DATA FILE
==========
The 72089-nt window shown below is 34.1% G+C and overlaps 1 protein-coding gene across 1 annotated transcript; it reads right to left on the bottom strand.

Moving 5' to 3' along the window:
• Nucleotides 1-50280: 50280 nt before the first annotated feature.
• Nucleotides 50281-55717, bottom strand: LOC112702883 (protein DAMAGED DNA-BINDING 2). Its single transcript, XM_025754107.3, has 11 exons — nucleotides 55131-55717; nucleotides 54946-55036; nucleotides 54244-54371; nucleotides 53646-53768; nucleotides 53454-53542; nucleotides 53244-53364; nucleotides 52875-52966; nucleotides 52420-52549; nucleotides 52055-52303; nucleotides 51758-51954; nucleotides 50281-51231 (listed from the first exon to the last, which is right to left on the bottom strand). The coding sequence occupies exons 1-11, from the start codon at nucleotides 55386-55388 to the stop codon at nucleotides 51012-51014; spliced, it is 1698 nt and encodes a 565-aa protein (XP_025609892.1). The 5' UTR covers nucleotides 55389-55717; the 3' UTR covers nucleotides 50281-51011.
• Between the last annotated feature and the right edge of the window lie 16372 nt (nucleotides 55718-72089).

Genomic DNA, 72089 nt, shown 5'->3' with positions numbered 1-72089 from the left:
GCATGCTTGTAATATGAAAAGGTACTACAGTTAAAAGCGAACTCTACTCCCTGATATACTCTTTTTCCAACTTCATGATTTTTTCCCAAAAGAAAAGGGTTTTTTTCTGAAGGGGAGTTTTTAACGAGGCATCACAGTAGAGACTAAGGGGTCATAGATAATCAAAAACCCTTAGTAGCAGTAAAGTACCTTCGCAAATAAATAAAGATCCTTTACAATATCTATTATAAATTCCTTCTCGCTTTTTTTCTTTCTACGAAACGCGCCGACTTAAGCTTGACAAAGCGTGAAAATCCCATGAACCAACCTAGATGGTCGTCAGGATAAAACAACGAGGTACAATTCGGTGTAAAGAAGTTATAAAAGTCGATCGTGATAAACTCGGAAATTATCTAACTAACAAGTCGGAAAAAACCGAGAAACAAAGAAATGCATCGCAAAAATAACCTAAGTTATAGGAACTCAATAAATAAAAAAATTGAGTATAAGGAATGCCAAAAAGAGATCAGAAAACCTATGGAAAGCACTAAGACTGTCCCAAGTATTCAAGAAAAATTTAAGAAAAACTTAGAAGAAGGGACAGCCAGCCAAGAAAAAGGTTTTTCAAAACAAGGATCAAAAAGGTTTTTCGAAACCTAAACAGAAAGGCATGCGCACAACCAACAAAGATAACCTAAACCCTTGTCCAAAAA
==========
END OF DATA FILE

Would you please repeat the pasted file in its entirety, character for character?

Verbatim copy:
The 72089-nt window shown below is 34.1% G+C and overlaps 1 protein-coding gene across 1 annotated transcript; it reads right to left on the bottom strand.

Moving 5' to 3' along the window:
• Nucleotides 1-50280: 50280 nt before the first annotated feature.
• Nucleotides 50281-55717, bottom strand: LOC112702883 (protein DAMAGED DNA-BINDING 2). Its single transcript, XM_025754107.3, has 11 exons — nucleotides 55131-55717; nucleotides 54946-55036; nucleotides 54244-54371; nucleotides 53646-53768; nucleotides 53454-53542; nucleotides 53244-53364; nucleotides 52875-52966; nucleotides 52420-52549; nucleotides 52055-52303; nucleotides 51758-51954; nucleotides 50281-51231 (listed from the first exon to the last, which is right to left on the bottom strand). The coding sequence occupies exons 1-11, from the start codon at nucleotides 55386-55388 to the stop codon at nucleotides 51012-51014; spliced, it is 1698 nt and encodes a 565-aa protein (XP_025609892.1). The 5' UTR covers nucleotides 55389-55717; the 3' UTR covers nucleotides 50281-51011.
• Between the last annotated feature and the right edge of the window lie 16372 nt (nucleotides 55718-72089).

Genomic DNA, 72089 nt, shown 5'->3' with positions numbered 1-72089 from the left:
GCATGCTTGTAATATGAAAAGGTACTACAGTTAAAAGCGAACTCTACTCCCTGATATACTCTTTTTCCAACTTCATGATTTTTTCCCAAAAGAAAAGGGTTTTTTTCTGAAGGGGAGTTTTTAACGAGGCATCACAGTAGAGACTAAGGGGTCATAGATAATCAAAAACCCTTAGTAGCAGTAAAGTACCTTCGCAAATAAATAAAGATCCTTTACAATATCTATTATAAATTCCTTCTCGCTTTTTTTCTTTCTACGAAACGCGCCGACTTAAGCTTGACAAAGCGTGAAAATCCCATGAACCAACCTAGATGGTCGTCAGGATAAAACAACGAGGTACAATTCGGTGTAAAGAAGTTATAAAAGTCGATCGTGATAAACTCGGAAATTATCTAACTAACAAGTCGGAAAAAACCGAGAAACAAAGAAATGCATCGCAAAAATAACCTAAGTTATAGGAACTCAATAAATAAAAAAATTGAGTATAAGGAATGCCAAAAAGAGATCAGAAAACCTATGGAAAGCACTAAGACTGTCCCAAGTATTCAAGAAAAATTTAAGAAAAACTTAGAAGAAGGGACAGCCAGCCAAGAAAAAGGTTTTTCAAAACAAGGATCAAAAAGGTTTTTCGAAACCTAAACAGAAAGGCATGCGCACAACCAACAAAGATAACCTAAACCCTTGTCCAAAAA